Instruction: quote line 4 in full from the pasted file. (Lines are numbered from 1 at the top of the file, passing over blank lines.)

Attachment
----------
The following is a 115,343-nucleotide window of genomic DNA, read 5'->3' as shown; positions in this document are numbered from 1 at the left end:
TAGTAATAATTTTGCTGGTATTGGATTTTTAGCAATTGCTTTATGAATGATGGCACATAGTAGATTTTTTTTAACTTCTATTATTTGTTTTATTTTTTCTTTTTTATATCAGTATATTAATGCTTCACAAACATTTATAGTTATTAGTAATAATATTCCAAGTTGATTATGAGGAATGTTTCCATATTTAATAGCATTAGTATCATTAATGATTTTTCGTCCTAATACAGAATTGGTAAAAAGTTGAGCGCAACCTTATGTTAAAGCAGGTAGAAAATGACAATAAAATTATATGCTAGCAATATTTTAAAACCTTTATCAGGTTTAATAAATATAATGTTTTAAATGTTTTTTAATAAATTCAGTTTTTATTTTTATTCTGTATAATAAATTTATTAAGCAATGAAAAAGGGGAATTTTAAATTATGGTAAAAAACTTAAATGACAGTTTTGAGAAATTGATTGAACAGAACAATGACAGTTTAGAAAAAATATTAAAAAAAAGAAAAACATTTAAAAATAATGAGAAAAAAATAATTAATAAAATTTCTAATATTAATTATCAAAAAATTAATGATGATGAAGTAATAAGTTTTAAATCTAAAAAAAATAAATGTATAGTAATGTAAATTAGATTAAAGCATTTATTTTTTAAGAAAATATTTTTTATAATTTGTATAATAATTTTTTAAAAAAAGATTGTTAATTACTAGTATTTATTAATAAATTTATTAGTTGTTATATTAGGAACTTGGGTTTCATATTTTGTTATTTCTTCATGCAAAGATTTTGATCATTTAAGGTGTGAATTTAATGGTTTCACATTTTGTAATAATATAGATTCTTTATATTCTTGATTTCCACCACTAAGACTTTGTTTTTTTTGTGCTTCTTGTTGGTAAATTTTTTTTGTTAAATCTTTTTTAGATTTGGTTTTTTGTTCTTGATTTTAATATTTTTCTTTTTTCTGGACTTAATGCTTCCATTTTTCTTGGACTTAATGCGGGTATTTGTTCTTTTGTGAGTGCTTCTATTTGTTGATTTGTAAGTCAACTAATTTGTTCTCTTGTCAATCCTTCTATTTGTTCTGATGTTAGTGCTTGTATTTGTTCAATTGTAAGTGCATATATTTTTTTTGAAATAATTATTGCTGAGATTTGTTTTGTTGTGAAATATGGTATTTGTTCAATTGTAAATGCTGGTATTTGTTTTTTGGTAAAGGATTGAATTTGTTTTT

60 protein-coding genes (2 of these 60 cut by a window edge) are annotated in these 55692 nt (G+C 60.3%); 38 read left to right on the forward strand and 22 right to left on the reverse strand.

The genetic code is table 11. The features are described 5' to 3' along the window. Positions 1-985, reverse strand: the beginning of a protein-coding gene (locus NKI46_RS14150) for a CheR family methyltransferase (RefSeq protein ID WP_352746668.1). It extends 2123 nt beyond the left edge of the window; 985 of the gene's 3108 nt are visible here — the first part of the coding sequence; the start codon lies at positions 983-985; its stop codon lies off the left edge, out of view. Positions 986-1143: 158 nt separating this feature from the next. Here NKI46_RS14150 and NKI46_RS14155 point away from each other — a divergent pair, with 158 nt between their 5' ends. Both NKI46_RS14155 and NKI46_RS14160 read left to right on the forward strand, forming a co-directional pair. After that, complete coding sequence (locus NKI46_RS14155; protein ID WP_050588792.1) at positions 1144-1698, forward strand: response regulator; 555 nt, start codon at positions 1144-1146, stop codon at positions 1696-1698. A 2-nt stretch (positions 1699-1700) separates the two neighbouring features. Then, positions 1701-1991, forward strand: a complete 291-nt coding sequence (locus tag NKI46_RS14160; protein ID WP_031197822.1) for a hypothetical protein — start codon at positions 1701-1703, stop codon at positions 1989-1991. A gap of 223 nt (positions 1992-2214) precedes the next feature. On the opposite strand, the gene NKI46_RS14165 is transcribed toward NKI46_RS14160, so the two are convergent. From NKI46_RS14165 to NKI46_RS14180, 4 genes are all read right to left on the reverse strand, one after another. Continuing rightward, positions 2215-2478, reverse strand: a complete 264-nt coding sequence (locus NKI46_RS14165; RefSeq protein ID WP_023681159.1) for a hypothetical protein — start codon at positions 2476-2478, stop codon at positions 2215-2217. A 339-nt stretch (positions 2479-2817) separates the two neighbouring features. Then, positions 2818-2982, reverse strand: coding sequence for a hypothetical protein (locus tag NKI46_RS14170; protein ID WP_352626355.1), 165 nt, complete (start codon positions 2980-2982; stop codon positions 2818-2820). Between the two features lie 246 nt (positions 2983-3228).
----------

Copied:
The genetic code is table 11. The features are described 5' to 3' along the window. Positions 1-985, reverse strand: the beginning of a protein-coding gene (locus NKI46_RS14150) for a CheR family methyltransferase (RefSeq protein ID WP_352746668.1). It extends 2123 nt beyond the left edge of the window; 985 of the gene's 3108 nt are visible here — the first part of the coding sequence; the start codon lies at positions 983-985; its stop codon lies off the left edge, out of view. Positions 986-1143: 158 nt separating this feature from the next. Here NKI46_RS14150 and NKI46_RS14155 point away from each other — a divergent pair, with 158 nt between their 5' ends. Both NKI46_RS14155 and NKI46_RS14160 read left to right on the forward strand, forming a co-directional pair. After that, complete coding sequence (locus NKI46_RS14155; protein ID WP_050588792.1) at positions 1144-1698, forward strand: response regulator; 555 nt, start codon at positions 1144-1146, stop codon at positions 1696-1698. A 2-nt stretch (positions 1699-1700) separates the two neighbouring features. Then, positions 1701-1991, forward strand: a complete 291-nt coding sequence (locus tag NKI46_RS14160; protein ID WP_031197822.1) for a hypothetical protein — start codon at positions 1701-1703, stop codon at positions 1989-1991. A gap of 223 nt (positions 1992-2214) precedes the next feature. On the opposite strand, the gene NKI46_RS14165 is transcribed toward NKI46_RS14160, so the two are convergent. From NKI46_RS14165 to NKI46_RS14180, 4 genes are all read right to left on the reverse strand, one after another. Continuing rightward, positions 2215-2478, reverse strand: a complete 264-nt coding sequence (locus NKI46_RS14165; RefSeq protein ID WP_023681159.1) for a hypothetical protein — start codon at positions 2476-2478, stop codon at positions 2215-2217. A 339-nt stretch (positions 2479-2817) separates the two neighbouring features. Then, positions 2818-2982, reverse strand: coding sequence for a hypothetical protein (locus tag NKI46_RS14170; protein ID WP_352626355.1), 165 nt, complete (start codon positions 2980-2982; stop codon positions 2818-2820). Between the two features lie 246 nt (positions 2983-3228).